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UNI professors go on the road to discuss immigrant/refugee issues in the workplace

Contact: 

Mark Grey, professor of anthropology and director of the New Iowans program, (319) 273-3029
Gwenne Culpepper, University Marketing & Public Relations, (319) 273-2761

CEDAR FALLS, Iowa -- Professors from the University of Northern Iowa will present 'Welcoming Newcomers: A Key to Iowa's Economic Future,' on Wednesday, April 16, in two western Iowa cities. The event runs from 11:30 a.m. to 1:30 p.m. at the Sioux City Convention Center in Sioux City; and from 5:30 to 7 p.m., at the Best Western Crossroads of the Bluff in Council Bluffs.

The presentations are community forums to discuss new ways to accommodate immigrant and refugee newcomers to the workforce. Topics will include UNI's immigrant/refugee efforts, demographic trends, Iowa success stories, employer-specific strategies, and the New Iowans program.

Robert Koob, UNI president, will offer introductory remarks. Mark Grey, UNI professor of anthropology and director of the New Iowans Program, will moderate. He also will discuss demographic trends. Panelists for the event are Anne Woodrick, co-director of New Iowans and an associate professor of anthropology at UNI; and James Hoelscher, business and community outreach coordinator of the New Iowans program.

Those attending will receive the New Iowans guidebook, 'Welcoming New Iowans: A Guide for Managers and Supervisors -- The Best Practices of Iowa Employers with Immigrants and Refugees in the Workplace.'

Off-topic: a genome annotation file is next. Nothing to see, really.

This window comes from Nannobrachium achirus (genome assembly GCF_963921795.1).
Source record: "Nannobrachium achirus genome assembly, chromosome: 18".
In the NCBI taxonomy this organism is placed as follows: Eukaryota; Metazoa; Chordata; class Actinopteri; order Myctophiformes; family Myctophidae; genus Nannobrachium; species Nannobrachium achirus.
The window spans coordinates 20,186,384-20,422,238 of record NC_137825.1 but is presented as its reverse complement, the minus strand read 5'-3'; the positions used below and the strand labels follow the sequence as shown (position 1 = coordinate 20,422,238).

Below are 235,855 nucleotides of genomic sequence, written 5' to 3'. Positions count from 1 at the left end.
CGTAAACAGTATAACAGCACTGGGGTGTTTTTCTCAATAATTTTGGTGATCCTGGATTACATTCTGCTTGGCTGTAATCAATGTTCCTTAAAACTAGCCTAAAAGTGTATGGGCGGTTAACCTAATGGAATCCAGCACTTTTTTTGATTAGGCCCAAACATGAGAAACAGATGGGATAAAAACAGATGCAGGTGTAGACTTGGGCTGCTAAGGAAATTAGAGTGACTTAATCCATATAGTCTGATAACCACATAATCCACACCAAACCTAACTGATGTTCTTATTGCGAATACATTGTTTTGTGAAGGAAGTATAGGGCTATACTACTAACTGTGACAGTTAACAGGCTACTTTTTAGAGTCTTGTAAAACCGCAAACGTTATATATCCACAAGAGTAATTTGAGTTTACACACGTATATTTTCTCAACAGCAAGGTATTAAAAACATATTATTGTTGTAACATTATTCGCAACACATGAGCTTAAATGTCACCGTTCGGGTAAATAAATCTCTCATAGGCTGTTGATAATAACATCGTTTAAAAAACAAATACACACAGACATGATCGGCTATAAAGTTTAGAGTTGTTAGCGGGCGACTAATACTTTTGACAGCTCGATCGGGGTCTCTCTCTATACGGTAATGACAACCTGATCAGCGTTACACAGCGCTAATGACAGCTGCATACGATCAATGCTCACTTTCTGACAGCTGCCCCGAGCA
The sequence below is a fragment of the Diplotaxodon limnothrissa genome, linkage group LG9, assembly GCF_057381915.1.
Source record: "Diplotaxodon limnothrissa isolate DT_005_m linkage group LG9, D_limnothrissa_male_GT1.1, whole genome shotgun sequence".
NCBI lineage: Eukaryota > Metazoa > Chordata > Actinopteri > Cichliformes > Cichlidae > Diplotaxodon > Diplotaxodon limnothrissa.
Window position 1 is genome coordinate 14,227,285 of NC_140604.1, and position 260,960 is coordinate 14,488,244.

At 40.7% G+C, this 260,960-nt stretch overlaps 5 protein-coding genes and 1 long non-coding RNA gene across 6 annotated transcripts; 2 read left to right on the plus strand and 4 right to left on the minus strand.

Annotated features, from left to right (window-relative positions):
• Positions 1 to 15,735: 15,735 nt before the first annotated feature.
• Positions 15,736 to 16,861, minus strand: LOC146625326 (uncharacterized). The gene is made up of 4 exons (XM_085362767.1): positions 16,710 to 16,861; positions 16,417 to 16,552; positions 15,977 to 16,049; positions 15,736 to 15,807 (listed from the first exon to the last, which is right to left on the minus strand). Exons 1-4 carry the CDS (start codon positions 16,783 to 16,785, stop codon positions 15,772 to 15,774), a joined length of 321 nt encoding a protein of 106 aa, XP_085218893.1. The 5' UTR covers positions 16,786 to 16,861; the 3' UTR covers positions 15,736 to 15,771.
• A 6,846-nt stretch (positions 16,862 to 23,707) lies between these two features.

'Immigrants and refugees will be needed to make up for pending shortages of resident workers in Iowa,' explained Grey. 'Successful integration of these populations in our workplaces and communities is essential to ensure Iowa's long-term economic and social health.'

Established at UNI in 1999, the New Iowans program is the brainchild of Grey, who authored the original book, 'Welcoming New Iowans,' to augment the program. He and co-author Woodrick also have written a version of the book for Christian churches. Another is being written, in conjunction with UNI's Global Health Corps, for health providers. The version for businesses and employers is available on the Web at www.uni.edu/bcs/newiowans.

In 'Welcoming New Iowans,' Grey explains immigration, discusses the needs of the newcomers and community members, and talks about ways to address cultural differences and challenges.

Iowa, for a variety of reasons, has become a settling site for immigrants and refugees. First, says Grey, is the state's meat packing industry, which provides ample employment opportunities. 'Of course, they may come for those specific jobs,' Grey says, 'but they slowly and surely filter out to other kinds of employment. This is important as it demonstrates how our economy is increasingly dependent on them.'

Immigration is, says Grey, a workforce and economic development issue. 'A lot of us have looked at demographics trends and we are concerned. Birth rates are down, and the workforce is aging rapidly. And then there's the painful reminder that 40 percent of the state's college graduates leave the state. We believe that immigrants can make up for part of the shortfall.'

To RSVP, contact Stacey Christensen, University Marketing and Public Relations, (319) 273-2761, or stacey.christensen@uni.edu.